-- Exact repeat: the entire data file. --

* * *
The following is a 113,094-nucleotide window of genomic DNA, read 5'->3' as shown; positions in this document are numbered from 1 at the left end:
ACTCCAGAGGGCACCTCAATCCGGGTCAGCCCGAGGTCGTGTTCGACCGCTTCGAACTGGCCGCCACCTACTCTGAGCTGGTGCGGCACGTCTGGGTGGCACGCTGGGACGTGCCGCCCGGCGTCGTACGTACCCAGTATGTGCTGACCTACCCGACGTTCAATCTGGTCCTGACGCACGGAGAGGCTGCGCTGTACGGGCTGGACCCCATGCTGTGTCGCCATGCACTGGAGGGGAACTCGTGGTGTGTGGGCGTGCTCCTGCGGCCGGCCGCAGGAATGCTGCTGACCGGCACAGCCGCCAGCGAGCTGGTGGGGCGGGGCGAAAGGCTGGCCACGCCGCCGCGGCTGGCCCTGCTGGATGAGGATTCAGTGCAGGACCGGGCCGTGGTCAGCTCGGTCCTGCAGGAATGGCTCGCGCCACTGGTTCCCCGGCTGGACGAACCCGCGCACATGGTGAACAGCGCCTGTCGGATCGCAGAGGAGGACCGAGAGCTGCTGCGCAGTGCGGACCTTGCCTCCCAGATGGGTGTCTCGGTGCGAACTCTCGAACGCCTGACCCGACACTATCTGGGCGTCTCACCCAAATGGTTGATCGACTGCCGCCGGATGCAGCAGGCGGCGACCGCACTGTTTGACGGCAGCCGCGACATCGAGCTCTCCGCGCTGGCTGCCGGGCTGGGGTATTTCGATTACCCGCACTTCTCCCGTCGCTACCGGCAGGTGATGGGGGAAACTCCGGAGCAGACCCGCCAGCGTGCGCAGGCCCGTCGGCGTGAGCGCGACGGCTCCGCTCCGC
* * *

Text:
The following is a 113,094-nucleotide window of genomic DNA, read 5'->3' as shown; positions in this document are numbered from 1 at the left end:
ACTCCAGAGGGCACCTCAATCCGGGTCAGCCCGAGGTCGTGTTCGACCGCTTCGAACTGGCCGCCACCTACTCTGAGCTGGTGCGGCACGTCTGGGTGGCACGCTGGGACGTGCCGCCCGGCGTCGTACGTACCCAGTATGTGCTGACCTACCCGACGTTCAATCTGGTCCTGACGCACGGAGAGGCTGCGCTGTACGGGCTGGACCCCATGCTGTGTCGCCATGCACTGGAGGGGAACTCGTGGTGTGTGGGCGTGCTCCTGCGGCCGGCCGCAGGAATGCTGCTGACCGGCACAGCCGCCAGCGAGCTGGTGGGGCGGGGCGAAAGGCTGGCCACGCCGCCGCGGCTGGCCCTGCTGGATGAGGATTCAGTGCAGGACCGGGCCGTGGTCAGCTCGGTCCTGCAGGAATGGCTCGCGCCACTGGTTCCCCGGCTGGACGAACCCGCGCACATGGTGAACAGCGCCTGTCGGATCGCAGAGGAGGACCGAGAGCTGCTGCGCAGTGCGGACCTTGCCTCCCAGATGGGTGTCTCGGTGCGAACTCTCGAACGCCTGACCCGACACTATCTGGGCGTCTCACCCAAATGGTTGATCGACTGCCGCCGGATGCAGCAGGCGGCGACCGCACTGTTTGACGGCAGCCGCGACATCGAGCTCTCCGCGCTGGCTGCCGGGCTGGGGTATTTCGATTACCCGCACTTCTCCCGTCGCTACCGGCAGGTGATGGGGGAAACTCCGGAGCAGACCCGCCAGCGTGCGCAGGCCCGTCGGCGTGAGCGCGACGGCTCCGCTCCGC